Saturday, May 23, 2020

Llewellyn Hanson- Dead Detective-Chapter 5

Move over Poirot, a new detective is here - columns - Hindustan Times

Here is the Link to the Prologue, Chapter 1, Chapter 2, Chapter 3, and Chapter 4.

A second later, Trout and Hanson found themselves in the office of Chief Skousen. He was preoccupied with the moving cards on his screen in the hope of concurring solitaire. Trout was beginning to understand why Hanson had a poor outlook on beats.

“I can’t believe he’s playing cards, I’m sure there are 1,000 things to do.” Trout said in a bit of disgust and assumed Hanson would join in, after all, bashing beats seemed to be one of Hanson’s favorite past times.

So he was surprised when Hanson said, “Don’t be too hard on Skousen, he’s one of the better ones and probably our only hope of getting this case opened up. But then looking up at the screen added, “but admittedly, he’s not very good at solitaire.”

“But what are we doing here?” Trout asked. “I hate to join your pessimism about the living but I don’t have much hope for Captain Driggs opening up the case, he’s hopeless.”

“True, but the reason I have hope and why we are here is the Chief here realizes that he’s hopeless and that might help us.”

“So, how are we going to get the Chief here to help?” Trout asked.

But the question was asked too soon. Because Trout could see irritation and indecision was spreading across the face of the chief. Noticing this Trout asked Hanson, “What did you put in his mind?”

“Simply Driggs.” Hanson said with some satisfaction. “Like I said, the Chief is a good guy, so naturally he hates even speaking to Driggs. But as much as he hates interacting with Driggs he realizes it’s his job to check in on him once and awhile, and is usually willing to do so with a little reminder.”

The Chief gave up on solitair and got up and leaning out the door yelled, “Driggs come in here a minute.”

Driggs obediently got up, worked his way through the maze of desks and entered with a rather bright smile underneath his ginger mustache.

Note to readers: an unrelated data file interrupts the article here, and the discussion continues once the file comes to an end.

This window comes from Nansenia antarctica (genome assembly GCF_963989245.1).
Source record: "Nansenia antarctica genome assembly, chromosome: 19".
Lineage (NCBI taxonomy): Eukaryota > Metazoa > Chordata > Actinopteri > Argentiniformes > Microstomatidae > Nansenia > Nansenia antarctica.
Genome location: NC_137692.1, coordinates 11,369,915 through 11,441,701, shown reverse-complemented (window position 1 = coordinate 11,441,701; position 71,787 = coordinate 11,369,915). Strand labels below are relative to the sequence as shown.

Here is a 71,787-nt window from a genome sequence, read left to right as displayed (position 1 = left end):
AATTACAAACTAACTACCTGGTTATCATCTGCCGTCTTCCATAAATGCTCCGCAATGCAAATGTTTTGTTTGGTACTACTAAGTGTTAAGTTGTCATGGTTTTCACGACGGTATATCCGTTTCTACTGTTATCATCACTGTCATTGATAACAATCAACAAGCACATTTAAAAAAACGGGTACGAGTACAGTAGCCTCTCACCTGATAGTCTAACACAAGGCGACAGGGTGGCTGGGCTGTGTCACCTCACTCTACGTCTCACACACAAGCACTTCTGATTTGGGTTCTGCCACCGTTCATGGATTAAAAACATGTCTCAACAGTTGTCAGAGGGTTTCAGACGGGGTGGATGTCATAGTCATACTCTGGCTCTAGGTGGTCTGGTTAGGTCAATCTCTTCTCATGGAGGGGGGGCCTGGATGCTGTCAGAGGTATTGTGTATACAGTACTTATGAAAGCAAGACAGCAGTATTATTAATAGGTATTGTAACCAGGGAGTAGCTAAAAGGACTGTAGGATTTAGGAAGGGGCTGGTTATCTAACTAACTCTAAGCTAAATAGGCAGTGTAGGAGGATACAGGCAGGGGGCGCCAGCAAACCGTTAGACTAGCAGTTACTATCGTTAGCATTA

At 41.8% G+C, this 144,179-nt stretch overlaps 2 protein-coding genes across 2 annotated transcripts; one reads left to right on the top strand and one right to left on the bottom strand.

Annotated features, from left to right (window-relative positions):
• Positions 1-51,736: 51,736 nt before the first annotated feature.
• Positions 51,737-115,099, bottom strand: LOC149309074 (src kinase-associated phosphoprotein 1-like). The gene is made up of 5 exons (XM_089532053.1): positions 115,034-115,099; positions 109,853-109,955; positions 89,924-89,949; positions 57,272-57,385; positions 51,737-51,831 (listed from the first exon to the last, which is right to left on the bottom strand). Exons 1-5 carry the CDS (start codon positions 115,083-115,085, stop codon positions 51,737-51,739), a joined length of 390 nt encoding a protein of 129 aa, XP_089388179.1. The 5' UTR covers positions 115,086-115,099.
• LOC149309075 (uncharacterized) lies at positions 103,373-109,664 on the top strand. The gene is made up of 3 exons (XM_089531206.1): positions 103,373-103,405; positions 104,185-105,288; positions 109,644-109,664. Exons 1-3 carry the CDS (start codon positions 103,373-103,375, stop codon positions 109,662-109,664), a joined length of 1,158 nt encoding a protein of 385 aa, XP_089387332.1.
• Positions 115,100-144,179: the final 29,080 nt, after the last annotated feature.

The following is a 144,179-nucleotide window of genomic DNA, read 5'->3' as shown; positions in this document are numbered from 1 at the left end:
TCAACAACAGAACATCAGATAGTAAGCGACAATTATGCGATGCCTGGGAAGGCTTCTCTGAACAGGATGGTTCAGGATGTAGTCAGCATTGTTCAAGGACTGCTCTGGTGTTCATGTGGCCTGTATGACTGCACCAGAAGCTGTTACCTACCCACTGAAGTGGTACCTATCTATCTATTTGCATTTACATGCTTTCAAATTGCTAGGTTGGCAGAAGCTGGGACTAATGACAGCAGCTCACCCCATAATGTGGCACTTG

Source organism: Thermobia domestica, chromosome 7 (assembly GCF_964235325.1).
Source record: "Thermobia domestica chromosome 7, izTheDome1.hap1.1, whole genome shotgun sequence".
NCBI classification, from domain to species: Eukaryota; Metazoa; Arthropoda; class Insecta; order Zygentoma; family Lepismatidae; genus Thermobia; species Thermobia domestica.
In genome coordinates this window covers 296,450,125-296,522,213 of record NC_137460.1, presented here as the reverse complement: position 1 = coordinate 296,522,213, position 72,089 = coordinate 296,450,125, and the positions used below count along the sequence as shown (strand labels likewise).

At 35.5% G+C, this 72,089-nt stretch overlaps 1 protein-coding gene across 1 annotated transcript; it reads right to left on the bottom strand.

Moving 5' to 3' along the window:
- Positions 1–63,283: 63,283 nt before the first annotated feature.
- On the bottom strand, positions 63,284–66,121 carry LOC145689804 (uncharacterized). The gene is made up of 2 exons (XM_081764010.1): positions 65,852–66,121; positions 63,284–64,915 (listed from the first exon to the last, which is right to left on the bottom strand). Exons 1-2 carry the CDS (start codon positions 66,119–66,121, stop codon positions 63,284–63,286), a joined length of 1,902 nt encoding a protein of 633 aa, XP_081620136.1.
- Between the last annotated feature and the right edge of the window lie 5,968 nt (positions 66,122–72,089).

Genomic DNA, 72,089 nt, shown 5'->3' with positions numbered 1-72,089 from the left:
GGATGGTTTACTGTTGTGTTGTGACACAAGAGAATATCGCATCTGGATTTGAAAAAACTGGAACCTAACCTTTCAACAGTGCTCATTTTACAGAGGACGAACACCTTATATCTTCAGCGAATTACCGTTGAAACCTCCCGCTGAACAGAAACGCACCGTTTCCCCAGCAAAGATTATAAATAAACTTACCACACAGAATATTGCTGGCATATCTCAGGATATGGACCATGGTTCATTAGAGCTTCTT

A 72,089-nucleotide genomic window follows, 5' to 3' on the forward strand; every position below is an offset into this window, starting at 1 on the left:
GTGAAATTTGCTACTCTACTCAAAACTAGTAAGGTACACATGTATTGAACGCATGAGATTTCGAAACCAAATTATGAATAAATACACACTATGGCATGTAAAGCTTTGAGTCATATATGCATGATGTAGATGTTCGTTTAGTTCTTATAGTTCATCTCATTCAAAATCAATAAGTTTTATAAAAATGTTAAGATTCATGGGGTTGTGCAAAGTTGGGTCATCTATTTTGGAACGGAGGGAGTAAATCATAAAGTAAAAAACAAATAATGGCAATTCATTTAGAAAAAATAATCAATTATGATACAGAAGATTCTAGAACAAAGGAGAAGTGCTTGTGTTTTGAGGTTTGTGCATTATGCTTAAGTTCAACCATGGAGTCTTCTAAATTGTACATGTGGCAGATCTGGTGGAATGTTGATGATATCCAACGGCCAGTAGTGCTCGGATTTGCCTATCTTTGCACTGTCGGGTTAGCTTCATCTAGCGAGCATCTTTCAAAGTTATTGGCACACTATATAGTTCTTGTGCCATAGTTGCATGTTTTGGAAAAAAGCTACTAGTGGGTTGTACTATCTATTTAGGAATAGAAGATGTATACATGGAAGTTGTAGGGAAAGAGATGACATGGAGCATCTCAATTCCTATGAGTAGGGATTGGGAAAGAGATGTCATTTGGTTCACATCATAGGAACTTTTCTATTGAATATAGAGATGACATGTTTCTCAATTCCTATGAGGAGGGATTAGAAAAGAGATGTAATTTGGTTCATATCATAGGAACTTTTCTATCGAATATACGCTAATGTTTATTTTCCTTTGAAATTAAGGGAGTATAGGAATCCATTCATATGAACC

“Driggs, how did that call go?”

“Well, Lung was a bit confused, as young detectives can be but I did a bit of, not to brag, excellent detective work and wrapped it up rather nicely. Once Lung finishes with the paperwork, we will be ready for the next case.”

As much as Hanson disliked Driggs, he had to give him a big thank you for what he had just said. Hanson had been pushing the Chief to do a little digging, knowing that even the most basic question would lead to Driggs total lack of investigation showing itself. However, the Chief had been resisting. Every question he’d ask would only lead to the thing he hated most, more time with Driggs. And it wasn’t as if it would end in good news. No conversation with Driggs ever led to good news. To find that Driggs doing anything even remotely correct would have left the Chief pleasantly surprised, and he had yet to ever be in a room with Driggs and leave pleasantly surprised. Surprised? Yes. Pleasantly? No.

As much as he hated to do it, the Chief was ready to count whatever blunder Driggs committed as a loss and move on, if it hadn’t been for Driggs last statement, that he was soon to be ready for his next case. Giving Driggs another case was the one thing he desired to do less than talk to Driggs, so he decided to ask, “Why was Lung confused?’

“Well, silly kid is so new. So he peppers the poor women with all sorts of questions, when it was obvious...well, obvious to a trained eye like mine, that it was a suicide. Luckily I did some investiation and determined it was suicide and closed it up with a bow.”

“How did you know it was a suicide?”

Driggs paused and then as if the next line was going to simultaneously impress the Chief and put an end to his question he said, “I found the note.”

It wasn’t pleasant but there came the surprise that so often came with talking with Driggs. “Driggs, you are a moron.” The Chief was not one for delicate speech.

“Excuse me Sir?”